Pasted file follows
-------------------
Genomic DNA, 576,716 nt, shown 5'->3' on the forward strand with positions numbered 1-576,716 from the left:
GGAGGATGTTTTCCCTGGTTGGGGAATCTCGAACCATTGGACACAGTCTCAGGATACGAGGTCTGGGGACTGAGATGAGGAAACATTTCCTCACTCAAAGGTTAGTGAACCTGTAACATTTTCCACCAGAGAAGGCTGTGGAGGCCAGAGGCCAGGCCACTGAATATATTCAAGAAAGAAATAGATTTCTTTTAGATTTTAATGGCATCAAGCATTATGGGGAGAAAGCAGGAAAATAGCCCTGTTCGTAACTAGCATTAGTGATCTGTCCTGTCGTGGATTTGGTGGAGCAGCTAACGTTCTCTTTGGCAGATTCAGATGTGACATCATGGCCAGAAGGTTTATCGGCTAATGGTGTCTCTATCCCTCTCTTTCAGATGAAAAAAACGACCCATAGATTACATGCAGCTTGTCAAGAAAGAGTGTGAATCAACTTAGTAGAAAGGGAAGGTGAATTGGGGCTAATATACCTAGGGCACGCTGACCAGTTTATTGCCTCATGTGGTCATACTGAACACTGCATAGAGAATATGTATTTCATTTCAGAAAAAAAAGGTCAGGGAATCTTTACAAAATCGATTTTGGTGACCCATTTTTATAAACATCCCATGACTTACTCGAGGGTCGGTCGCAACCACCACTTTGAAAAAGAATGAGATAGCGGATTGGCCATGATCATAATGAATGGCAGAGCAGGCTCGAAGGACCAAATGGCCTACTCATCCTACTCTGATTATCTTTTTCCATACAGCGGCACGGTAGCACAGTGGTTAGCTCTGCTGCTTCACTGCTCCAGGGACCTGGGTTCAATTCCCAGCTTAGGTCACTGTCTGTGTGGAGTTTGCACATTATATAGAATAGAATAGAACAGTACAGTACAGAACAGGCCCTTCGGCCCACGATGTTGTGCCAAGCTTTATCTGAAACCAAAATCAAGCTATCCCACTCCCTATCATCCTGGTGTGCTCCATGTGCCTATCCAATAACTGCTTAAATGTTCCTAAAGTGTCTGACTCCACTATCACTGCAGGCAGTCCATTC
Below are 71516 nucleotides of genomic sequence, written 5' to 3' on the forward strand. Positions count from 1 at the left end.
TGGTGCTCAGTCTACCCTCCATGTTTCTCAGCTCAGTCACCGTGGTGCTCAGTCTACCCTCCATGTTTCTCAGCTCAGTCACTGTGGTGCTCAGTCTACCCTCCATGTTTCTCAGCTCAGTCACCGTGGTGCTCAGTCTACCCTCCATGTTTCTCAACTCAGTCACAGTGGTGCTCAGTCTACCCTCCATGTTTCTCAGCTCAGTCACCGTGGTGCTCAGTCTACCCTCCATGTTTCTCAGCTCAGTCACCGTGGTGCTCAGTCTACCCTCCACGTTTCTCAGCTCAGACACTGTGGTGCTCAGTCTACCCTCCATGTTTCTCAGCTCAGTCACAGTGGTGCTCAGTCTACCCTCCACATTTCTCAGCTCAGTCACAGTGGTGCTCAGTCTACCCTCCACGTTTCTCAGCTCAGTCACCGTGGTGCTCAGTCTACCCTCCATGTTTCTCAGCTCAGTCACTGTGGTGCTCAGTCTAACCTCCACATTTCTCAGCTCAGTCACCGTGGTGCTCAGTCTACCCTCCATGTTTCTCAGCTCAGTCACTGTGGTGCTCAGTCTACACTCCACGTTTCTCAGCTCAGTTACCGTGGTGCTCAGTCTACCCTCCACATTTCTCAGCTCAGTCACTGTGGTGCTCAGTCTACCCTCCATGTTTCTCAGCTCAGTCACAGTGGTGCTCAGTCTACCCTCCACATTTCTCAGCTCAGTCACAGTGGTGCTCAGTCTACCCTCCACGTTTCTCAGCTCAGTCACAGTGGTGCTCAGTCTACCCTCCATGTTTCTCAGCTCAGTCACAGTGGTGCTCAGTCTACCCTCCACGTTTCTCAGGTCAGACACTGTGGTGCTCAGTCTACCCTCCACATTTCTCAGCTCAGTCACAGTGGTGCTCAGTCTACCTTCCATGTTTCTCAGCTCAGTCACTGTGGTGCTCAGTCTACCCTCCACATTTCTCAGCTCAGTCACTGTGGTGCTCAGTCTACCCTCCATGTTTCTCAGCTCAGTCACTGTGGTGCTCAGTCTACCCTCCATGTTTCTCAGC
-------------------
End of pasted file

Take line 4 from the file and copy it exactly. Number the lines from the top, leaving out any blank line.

TGGTGCTCAGTCTACCCTCCATGTTTCTCAGCTCAGTCACCGTGGTGCTCAGTCTACCCTCCATGTTTCTCAGCTCAGTCACTGTGGTGCTCAGTCTACCCTCCATGTTTCTCAGCTCAGTCACCGTGGTGCTCAGTCTACCCTCCATGTTTCTCAACTCAGTCACAGTGGTGCTCAGTCTACCCTCCATGTTTCTCAGCTCAGTCACCGTGGTGCTCAGTCTACCCTCCATGTTTCTCAGCTCAGTCACCGTGGTGCTCAGTCTACCCTCCACGTTTCTCAGCTCAGACACTGTGGTGCTCAGTCTACCCTCCATGTTTCTCAGCTCAGTCACAGTGGTGCTCAGTCTACCCTCCACATTTCTCAGCTCAGTCACAGTGGTGCTCAGTCTACCCTCCACGTTTCTCAGCTCAGTCACCGTGGTGCTCAGTCTACCCTCCATGTTTCTCAGCTCAGTCACTGTGGTGCTCAGTCTAACCTCCACATTTCTCAGCTCAGTCACCGTGGTGCTCAGTCTACCCTCCATGTTTCTCAGCTCAGTCACTGTGGTGCTCAGTCTACACTCCACGTTTCTCAGCTCAGTTACCGTGGTGCTCAGTCTACCCTCCACATTTCTCAGCTCAGTCACTGTGGTGCTCAGTCTACCCTCCATGTTTCTCAGCTCAGTCACAGTGGTGCTCAGTCTACCCTCCACATTTCTCAGCTCAGTCACAGTGGTGCTCAGTCTACCCTCCACGTTTCTCAGCTCAGTCACAGTGGTGCTCAGTCTACCCTCCATGTTTCTCAGCTCAGTCACAGTGGTGCTCAGTCTACCCTCCACGTTTCTCAGGTCAGACACTGTGGTGCTCAGTCTACCCTCCACATTTCTCAGCTCAGTCACAGTGGTGCTCAGTCTACCTTCCATGTTTCTCAGCTCAGTCACTGTGGTGCTCAGTCTACCCTCCACATTTCTCAGCTCAGTCACTGTGGTGCTCAGTCTACCCTCCATGTTTCTCAGCTCAGTCACTGTGGTGCTCAGTCTACCCTCCATGTTTCTCAGC